“Go away, we don’t like your ugly gray beak,” the bullying blue jay told the cowering cowbird, who just wanted to play with her neighbors in the tree.
First the cowbird tried changing the color of her beak, but that didn’t work. Then, on the advice of her friend the rhyming robin, she tries fighting the blue jay and gets beat.
“Tell Big Ben,” the robin says, but the cowbird doesn’t.
Luckily for the cowbird, the blue jays fly away and a new bird moves in, a golden winged warbler. The new neighbor likes the cowbird but hates the shy robin’s “ugly orange” breast” and won’t let robin play with them.
And so it goes, while at least a couple hundred Churchill Elementary School students in kindergarten, first and second grade watch actors from the CLIMB Theatre demonstrate what and what isn’t bullying and how to handle it correctly, all the while keeping the young ones and their teachers thoroughly entertained Friday morning.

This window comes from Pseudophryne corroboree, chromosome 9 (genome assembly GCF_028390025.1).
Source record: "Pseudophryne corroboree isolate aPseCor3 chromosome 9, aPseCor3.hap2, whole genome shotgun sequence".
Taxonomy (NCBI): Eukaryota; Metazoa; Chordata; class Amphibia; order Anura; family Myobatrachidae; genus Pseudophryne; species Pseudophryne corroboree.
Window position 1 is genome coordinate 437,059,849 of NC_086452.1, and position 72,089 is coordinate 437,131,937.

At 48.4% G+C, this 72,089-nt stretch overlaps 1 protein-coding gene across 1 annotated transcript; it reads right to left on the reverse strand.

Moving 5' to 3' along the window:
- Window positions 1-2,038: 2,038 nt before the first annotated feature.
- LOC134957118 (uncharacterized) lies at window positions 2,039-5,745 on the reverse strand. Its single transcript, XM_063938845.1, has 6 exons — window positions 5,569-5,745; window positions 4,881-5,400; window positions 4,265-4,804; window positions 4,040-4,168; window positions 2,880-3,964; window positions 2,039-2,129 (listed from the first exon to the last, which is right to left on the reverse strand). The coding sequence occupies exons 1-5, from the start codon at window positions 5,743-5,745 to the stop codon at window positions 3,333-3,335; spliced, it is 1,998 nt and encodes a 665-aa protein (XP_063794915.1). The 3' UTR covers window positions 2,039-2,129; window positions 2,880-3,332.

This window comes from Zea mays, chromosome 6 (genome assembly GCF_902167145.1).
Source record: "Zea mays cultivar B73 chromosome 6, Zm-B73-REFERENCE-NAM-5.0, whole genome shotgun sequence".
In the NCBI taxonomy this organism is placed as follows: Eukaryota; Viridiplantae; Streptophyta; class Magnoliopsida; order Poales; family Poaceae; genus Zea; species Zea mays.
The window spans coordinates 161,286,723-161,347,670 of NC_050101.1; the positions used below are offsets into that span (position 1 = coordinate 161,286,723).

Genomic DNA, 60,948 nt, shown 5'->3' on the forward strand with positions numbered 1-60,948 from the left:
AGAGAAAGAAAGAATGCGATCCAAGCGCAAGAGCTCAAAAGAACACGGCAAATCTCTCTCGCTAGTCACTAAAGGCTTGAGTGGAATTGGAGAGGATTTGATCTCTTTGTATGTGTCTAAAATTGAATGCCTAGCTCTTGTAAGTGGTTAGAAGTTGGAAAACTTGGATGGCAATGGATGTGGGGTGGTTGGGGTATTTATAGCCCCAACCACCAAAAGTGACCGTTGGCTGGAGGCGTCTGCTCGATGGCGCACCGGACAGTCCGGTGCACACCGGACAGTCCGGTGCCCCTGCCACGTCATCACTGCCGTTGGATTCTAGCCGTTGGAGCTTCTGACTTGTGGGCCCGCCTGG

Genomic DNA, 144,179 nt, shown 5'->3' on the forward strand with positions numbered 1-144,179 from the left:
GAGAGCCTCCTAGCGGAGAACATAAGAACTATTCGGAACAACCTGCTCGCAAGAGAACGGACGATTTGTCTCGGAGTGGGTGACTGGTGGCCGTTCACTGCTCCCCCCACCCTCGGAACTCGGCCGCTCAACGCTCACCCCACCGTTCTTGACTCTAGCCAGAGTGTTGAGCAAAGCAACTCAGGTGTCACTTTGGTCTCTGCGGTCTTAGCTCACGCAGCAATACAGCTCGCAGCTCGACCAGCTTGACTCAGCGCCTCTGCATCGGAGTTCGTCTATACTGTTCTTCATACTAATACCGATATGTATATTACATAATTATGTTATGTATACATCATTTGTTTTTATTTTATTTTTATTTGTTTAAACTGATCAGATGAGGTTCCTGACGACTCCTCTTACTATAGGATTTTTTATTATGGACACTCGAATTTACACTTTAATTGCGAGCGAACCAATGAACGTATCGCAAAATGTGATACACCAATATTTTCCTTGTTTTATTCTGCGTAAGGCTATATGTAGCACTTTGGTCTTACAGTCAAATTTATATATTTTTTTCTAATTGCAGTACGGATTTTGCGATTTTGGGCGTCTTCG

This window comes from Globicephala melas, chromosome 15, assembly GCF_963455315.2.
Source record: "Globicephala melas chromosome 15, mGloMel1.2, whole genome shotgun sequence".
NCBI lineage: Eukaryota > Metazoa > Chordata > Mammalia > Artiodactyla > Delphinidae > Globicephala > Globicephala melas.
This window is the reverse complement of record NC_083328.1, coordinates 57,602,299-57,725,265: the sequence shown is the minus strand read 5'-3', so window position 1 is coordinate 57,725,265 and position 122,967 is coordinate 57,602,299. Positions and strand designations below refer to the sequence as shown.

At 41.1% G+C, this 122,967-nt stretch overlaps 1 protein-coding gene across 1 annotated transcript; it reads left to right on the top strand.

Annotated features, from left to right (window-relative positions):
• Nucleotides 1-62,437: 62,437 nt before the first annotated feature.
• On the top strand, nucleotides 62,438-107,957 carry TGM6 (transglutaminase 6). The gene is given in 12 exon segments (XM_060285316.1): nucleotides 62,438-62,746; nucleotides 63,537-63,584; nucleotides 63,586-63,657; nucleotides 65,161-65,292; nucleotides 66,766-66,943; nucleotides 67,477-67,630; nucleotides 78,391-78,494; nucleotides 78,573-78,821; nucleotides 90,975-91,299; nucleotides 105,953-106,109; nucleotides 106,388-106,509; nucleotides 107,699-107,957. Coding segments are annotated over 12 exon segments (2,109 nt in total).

“Hurting kids and not letting them play, breaking their things or taking them away, when it happens day after day, we call it bullying,” robin explains to cowbird.
But when robin runs to the tree, Big Ben, to tell tales on cowbird and the warbler because they don’t want to play the same game he does, Big Ben gently chides him.
“When you tell about something small because you want someone to get in trouble, that’s tattling,” he said, clarifying later that tattling and reporting are different.
Reporting is “when you tell because you want to keep someone safe,” the wise tree said.
CLIMB’s mission is to create and perform plays, classes, and other works that inspire and propel people, especially young people, toward actions that benefit themselves, each other, and their communities. Each year, CLIMB brings plays and classes to more than 400 schools throughout six states including Minnesota, reaching approximately 200,000 students. Friday’s play was made possible by the voters of Minnesota through a Minnesota State Arts Board Operating Support grant.